"We are Microsoft, resistance is futile." - Bill Gates, 2015.
June 24, 2003 8:31:11 PM

Quote:
In that sense, the Pentium Pro should've been the P6, the P2, the P6-2, the P3, the P6-3, the P4 should be the P7, Prescott would be the P7-2 and Teja would probably be a P7-3.

While we're being pedantic (which is certainly no bad thing when done for the purpose of comedy and satire) I'd take it one step further.

Technically the name <b>Pent</b>ium was developed because Intel couldn't trademark the number 80<b>5</b>86. (Which actually is pretty odd since M$ could trademark something as generic as 'Windows', but that's a whole different can of worms.) So technically the core that would have been an 80<b>6</b>86 should have been a <b>Sex</b>ium, the core that would have been an 80<b>7</b>68 a <b>Sept</b>ium, the core that would have been an 80<b>8</b>86 an <b>Oct</b>ium, etc. ad <b>Naus</b>ium. So calling what should have been an 80<b>8</b>86 a <b>Pent</b>ium is in my opinion rather obtuse. ;) 

"<i>Yeah, if you treat them like equals, it'll only encourage them to think they <b>ARE</b> your equals.</i>" - Thief from <A HREF="http://www.nuklearpower.com/daily.php?date=030603" target="_new">8-Bit Theater</A>
June 24, 2003 10:42:03 PM

>>>ad <b>Naus</b>ium

ROFLMAO - the new, improved <b>Naus</b>ium processor. Hmmm, I don't think it'll sell as well as the <b>Sex</b>iums.
June 25, 2003 12:36:06 AM

When did they decide to name it the Pentium5? I thought number changes were only for major revisions to the core, and that the P4 would scale to 10ghz with simple size reductions?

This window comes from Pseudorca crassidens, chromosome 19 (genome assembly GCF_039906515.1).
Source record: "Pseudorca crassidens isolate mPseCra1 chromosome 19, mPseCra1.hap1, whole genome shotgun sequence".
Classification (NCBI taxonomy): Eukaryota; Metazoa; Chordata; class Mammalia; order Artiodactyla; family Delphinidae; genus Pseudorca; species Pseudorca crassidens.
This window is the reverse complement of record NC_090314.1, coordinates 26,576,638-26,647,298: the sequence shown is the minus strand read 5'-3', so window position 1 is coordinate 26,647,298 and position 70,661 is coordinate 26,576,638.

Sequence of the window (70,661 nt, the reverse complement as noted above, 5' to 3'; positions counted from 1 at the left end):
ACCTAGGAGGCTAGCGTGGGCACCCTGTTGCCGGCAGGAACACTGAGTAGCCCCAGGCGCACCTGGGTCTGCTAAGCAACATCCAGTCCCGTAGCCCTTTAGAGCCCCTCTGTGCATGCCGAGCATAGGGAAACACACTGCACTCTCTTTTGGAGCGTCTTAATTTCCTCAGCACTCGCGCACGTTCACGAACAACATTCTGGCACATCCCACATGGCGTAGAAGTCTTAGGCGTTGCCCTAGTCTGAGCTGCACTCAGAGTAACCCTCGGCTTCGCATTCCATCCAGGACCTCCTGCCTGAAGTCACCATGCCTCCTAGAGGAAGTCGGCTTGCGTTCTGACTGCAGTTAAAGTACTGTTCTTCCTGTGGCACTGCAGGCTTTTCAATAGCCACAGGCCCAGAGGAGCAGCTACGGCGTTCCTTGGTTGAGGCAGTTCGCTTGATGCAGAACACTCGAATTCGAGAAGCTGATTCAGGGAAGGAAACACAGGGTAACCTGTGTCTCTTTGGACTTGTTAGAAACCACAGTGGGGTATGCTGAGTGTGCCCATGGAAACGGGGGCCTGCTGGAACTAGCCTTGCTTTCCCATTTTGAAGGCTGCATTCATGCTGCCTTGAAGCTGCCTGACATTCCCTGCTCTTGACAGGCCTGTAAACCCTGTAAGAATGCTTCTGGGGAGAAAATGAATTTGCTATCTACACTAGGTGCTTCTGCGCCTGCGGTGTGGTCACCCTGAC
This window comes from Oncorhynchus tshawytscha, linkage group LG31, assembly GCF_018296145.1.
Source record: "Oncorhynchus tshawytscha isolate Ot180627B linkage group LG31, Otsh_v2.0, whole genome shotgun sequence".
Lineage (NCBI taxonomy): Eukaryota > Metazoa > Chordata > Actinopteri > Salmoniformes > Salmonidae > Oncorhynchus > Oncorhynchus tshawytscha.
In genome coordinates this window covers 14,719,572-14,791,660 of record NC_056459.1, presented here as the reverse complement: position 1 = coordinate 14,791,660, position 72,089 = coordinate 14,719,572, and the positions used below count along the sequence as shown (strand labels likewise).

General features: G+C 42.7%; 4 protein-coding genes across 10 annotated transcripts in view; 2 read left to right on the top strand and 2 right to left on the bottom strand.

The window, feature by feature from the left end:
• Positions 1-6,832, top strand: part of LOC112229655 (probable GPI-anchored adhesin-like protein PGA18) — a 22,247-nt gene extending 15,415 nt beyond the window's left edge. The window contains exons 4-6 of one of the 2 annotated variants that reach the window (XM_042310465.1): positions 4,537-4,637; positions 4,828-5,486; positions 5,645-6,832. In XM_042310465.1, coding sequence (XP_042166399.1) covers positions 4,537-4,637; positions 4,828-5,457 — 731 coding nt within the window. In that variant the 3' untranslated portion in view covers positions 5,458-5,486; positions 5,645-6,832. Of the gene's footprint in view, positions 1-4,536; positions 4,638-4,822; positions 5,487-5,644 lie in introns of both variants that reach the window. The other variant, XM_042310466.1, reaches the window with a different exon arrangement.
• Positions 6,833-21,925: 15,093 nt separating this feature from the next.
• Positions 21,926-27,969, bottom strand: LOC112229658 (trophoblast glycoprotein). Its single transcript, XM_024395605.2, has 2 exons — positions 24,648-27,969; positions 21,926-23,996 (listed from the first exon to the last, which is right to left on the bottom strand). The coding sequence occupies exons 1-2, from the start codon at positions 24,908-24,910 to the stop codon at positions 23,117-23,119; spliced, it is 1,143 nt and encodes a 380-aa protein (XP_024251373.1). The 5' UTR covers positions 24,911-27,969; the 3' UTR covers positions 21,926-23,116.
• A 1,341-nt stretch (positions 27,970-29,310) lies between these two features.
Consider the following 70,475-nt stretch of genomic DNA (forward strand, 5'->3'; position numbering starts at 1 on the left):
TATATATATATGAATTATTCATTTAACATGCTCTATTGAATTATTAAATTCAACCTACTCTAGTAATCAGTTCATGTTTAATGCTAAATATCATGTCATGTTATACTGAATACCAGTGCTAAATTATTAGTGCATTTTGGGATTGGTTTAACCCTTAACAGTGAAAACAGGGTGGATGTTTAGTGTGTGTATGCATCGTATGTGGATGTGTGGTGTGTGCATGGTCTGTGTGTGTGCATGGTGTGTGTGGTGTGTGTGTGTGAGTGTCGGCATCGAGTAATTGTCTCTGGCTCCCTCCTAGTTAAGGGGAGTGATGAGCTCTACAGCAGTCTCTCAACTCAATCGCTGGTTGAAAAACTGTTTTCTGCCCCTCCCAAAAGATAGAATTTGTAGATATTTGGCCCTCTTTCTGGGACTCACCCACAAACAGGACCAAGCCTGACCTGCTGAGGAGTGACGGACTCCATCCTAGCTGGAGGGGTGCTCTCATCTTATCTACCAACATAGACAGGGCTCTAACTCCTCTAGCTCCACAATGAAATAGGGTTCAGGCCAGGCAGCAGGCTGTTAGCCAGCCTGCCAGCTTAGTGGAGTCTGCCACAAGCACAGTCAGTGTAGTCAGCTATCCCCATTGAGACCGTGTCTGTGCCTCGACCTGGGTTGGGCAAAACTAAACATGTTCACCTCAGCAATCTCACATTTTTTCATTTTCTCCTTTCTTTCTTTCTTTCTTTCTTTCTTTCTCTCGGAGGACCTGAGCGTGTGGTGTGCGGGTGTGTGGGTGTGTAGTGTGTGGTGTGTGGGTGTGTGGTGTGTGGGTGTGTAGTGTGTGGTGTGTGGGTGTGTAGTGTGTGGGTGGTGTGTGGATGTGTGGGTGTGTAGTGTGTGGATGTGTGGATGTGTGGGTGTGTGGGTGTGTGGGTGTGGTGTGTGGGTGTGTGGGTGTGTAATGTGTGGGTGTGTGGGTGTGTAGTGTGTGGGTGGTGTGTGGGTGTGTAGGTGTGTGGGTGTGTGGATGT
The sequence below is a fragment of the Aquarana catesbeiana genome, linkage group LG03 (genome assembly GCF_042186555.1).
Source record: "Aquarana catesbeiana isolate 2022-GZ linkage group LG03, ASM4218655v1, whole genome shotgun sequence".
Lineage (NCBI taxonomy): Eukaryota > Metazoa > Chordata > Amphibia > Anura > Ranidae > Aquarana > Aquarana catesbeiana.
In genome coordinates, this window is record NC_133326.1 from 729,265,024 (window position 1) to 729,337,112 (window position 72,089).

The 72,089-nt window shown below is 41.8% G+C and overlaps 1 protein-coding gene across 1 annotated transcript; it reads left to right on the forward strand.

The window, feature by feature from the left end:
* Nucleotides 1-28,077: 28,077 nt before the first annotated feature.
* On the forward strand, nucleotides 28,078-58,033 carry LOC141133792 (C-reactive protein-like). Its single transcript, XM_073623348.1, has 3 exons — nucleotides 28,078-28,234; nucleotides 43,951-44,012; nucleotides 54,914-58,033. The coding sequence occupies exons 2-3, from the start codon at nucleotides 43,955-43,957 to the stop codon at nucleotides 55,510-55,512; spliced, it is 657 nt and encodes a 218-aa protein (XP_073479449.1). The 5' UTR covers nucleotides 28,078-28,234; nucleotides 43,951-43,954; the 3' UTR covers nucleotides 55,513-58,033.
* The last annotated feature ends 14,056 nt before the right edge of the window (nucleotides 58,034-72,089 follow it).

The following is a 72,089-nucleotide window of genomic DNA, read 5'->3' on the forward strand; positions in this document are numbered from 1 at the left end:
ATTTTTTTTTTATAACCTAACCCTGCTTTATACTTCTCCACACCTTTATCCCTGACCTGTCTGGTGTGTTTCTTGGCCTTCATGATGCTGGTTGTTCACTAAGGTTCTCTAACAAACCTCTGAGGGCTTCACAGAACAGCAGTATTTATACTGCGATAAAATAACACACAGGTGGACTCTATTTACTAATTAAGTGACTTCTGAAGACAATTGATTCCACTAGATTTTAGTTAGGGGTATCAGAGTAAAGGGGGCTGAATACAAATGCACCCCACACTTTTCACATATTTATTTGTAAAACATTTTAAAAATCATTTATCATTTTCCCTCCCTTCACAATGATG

June 25, 2003 1:21:31 AM

The Pentium 3 was a P2 with SSE added.

"We are Microsoft, resistance is futile." - Bill Gates, 2015.
June 25, 2003 2:18:13 AM

Isn't it true that, although Prescott is still based on the same principles as Northwood, it's a rather big revision they did? I thought that <A HREF="http://www.chip-architect.com/news/2003_04_20_Looking_a..." target="_new">chip architect's</A> article on that illustrated a number of changes/improvements on Prescott. (BTW, this article has interesting stuff in it...)

That could warrant a new name, depending on the real-world effect of architectural changes (i.e. performance or something).

But then again, Northwood improved over Willamette quite a lot but didn't get a name of its own... Should it? I don't know, but I wouldn't object against anyone who tries to breathe new life into a name/family of processors by adding P5 to the line of Pentium, P2, P3 and P4, if there is a relevant architectural change going on. But hey, how can that be decided?...
June 25, 2003 2:48:17 AM

Northwood added L2 cache and later on, a faster FSB. That was it. There were no core changes architecturally speaking. Prescott has architectural changes.

"We are Microsoft, resistance is futile." - Bill Gates, 2015.
June 25, 2003 12:53:02 PM

OK... I actually wasn't following the hardware world when Willamette got replaced by Northwood... I bet they have something on that on that Chip-architect site... I'll take a look.
June 25, 2003 1:20:09 PM

What's in a name? That which we call a [Pentium] by any other name would [perform] as sweet?

Regards,

Dave

Intel giveth and Microsoft taketh away.
June 25, 2003 6:11:18 PM

Quote:
What's in a name?

...oh... yes, up until now, this thread is (apparently) almost purely aesthetic in nature. (I started it, I guess, but wanted to talk about the processor, not just the name, too... :eek:  )

Not that the name really is the most important feature on prescott <i>at all</i>, mind you! (at least, well, I hope it isn't...)
June 25, 2003 7:21:19 PM

Whatever this thread is, it's entertaining. Some people just have WAAY too much time on their hands, arguing semantics. :lol: 

Wait. . . I'm one of those people. . . . Dammit!

Regards,

Dave

Intel giveth and Microsoft taketh away.
!